For Taewon Yun, chief business officer at Super Evil Megacorp, getting out of the app store might mean getting a better margin by eliminating the cut that Google or Apple takes, but more importantly, it enables them to have access to a market that they were previously unable to access. The Google and Apple payment solutions are limited mainly to credit cards, which is fine in most first-tier countries, but in the bigger emerging and growing markets like southeast Asia or India the use of credit cards is still relatively limited.
“From a developer perspective, there’s a much bigger market out there, and because of their shortsightedness, that’s restricting developers from being able to take advantage of it,” Yun said.
The app store monopoly is also impacting instant games, which live inside social media apps, and have been growing in popularity. Carter notes that Playco has had more than 500 million players across its instant games portfolio — that’s more than almost any mobile game company out there. But Apple and Google have gotten in the way of the customer relationship there, too, by disallowing commercial transactions.
“These sorts of games are built with interoperability as the core premise,” he said. “If I have a social game, but half my friends or family or colleagues can’t play the game, then that’s a bug. By depriving instant games of the ability to transact with customers in any way, it just sucks all the oxygen out of it.”
Blockchain and cloud games still have many technical issues for mobile game developers, but subscription services are becoming more and more viable over time, with Apple even introducing Apple Arcade. For Yun, subscription services are great opportunity to build interesting games that might currently not be that popular in the ecosystem, and focus on engagement instead of monetization.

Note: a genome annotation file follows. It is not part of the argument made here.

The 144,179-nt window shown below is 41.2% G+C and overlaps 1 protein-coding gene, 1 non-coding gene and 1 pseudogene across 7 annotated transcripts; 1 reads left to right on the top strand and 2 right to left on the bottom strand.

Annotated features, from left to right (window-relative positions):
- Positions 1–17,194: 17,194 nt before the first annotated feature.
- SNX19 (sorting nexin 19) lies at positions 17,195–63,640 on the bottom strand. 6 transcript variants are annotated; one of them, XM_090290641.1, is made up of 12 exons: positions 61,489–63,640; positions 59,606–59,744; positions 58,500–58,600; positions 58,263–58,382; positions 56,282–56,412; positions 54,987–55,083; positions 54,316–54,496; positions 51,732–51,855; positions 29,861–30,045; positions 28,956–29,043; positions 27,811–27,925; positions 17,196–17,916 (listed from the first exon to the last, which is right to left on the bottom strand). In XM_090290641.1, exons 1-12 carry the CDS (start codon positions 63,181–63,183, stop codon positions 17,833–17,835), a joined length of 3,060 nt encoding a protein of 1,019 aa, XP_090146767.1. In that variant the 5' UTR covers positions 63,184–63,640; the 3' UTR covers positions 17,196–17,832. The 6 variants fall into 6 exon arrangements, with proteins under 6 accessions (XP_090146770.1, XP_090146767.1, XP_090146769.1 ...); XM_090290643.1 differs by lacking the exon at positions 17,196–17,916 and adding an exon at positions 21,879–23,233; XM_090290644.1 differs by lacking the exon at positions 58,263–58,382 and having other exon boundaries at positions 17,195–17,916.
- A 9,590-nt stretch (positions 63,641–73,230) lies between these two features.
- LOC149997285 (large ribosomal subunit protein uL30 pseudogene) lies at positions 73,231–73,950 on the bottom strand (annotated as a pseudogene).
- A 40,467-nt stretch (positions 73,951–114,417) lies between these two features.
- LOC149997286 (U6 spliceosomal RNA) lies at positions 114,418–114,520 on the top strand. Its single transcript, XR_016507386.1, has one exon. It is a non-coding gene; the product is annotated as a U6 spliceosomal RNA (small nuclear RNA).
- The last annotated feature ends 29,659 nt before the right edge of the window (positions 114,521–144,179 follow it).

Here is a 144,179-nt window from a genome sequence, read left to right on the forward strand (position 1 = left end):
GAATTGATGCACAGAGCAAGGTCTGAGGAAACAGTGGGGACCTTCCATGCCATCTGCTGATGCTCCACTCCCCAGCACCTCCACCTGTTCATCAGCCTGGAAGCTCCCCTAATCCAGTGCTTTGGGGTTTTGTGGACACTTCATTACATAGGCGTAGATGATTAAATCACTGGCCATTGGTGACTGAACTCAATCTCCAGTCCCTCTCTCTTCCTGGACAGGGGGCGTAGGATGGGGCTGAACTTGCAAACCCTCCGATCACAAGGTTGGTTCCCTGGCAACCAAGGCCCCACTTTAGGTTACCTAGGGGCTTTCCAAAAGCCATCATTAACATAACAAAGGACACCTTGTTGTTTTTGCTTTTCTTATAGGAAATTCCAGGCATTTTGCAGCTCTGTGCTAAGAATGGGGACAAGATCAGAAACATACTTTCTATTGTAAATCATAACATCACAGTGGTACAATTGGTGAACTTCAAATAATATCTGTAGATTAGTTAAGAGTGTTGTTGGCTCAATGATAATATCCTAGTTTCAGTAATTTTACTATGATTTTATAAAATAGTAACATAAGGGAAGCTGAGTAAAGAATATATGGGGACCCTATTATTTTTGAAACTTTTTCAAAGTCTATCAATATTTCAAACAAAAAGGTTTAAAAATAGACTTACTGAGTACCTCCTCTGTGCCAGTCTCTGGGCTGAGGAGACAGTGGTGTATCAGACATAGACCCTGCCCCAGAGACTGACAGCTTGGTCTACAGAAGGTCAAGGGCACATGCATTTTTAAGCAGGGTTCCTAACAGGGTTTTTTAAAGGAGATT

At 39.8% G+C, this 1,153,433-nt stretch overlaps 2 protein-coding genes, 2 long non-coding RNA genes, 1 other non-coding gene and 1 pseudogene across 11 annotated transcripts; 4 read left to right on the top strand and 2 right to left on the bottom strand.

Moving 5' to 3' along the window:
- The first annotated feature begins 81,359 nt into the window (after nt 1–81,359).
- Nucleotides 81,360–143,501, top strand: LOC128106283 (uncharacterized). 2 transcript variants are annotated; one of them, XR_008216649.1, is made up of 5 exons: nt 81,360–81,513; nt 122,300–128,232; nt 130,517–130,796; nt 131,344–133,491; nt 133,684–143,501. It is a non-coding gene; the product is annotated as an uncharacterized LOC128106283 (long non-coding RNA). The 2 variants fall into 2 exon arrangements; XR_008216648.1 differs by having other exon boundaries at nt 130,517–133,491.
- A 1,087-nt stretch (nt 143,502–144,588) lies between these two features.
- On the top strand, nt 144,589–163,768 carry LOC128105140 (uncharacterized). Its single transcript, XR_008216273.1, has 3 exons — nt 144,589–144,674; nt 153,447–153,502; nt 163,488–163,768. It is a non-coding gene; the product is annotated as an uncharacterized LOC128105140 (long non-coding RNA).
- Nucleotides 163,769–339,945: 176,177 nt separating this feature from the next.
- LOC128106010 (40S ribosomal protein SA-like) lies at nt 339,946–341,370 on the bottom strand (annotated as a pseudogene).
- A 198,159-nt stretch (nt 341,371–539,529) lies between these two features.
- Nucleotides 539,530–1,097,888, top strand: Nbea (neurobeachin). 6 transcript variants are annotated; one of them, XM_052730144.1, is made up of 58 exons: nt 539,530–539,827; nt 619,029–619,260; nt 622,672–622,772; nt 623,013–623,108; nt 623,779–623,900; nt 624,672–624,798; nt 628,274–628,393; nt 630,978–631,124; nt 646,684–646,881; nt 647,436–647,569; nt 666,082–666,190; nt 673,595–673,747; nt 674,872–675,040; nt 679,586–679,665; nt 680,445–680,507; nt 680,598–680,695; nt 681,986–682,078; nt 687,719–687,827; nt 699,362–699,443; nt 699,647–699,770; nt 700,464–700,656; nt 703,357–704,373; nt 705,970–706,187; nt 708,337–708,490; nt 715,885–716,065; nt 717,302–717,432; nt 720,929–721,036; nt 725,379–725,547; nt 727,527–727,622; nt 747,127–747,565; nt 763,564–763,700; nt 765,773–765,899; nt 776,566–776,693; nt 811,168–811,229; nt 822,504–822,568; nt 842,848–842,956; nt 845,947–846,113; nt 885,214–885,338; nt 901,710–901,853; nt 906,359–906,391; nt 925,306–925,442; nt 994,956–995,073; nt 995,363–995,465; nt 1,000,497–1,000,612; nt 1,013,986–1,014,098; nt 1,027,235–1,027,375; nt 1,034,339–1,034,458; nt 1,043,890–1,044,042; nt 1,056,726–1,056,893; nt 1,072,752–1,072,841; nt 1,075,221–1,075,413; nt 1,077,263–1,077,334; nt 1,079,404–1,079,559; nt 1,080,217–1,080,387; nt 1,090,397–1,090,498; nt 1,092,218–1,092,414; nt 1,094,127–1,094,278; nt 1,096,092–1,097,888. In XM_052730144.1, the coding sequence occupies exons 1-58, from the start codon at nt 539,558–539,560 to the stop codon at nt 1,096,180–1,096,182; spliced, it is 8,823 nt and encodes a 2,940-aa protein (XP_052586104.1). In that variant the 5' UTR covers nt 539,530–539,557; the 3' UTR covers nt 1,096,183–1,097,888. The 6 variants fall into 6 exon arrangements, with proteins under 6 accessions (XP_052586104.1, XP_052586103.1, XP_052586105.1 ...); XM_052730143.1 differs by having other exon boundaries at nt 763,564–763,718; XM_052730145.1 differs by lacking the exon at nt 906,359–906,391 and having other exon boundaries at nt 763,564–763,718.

“Both as a business model and an expansion of the diversity of types of games we see, the subscription services can be a good thing for the ecosystem,” he said.
In the end, what customers want is easy ways to interact with their games, on whatever screen they want to play.
“If they feel they want to buy a game, buy a season pass, buy a bundle, you need to be able to offer that to your customer in all those screens that they use to play the game,” Luotio said.
In five years from now he predicts this whole conversation about platforms will feel strange, or even quaint. We’ll be living instead in a world where consumers can go to any outlet to play their games, and use any method of transaction, including blockchain and NFTs.
“That’s a world and a future I’d like to subscribe to, where consumers have an abundance of choice, and developers and publishers can choose where their consumers are,” he said.
For the entire, in-depth discussion of the app store monopoly, the opportunities that going cross-platform offers game developers of every size, and more, watch on demand now, for free.
- How to break free of the mobile app store
- Best practices for commerce growth
- How mobile developers can reach revenue goals
- Real-world case studies from successful mobile game developers and publishers
- Michael Carter, Co-Founder & CEO, Playco
- Tugay Alyıldız, Co-founding CEO, Veloxia Technology
- Taewon Yun, Chief Business Officer, Super Evil Megacorp
- Miikka Luotio, Director of Business Development, Europe, Xsolla
- Dean Takahashi, Lead Writer, GamesBeat (moderator)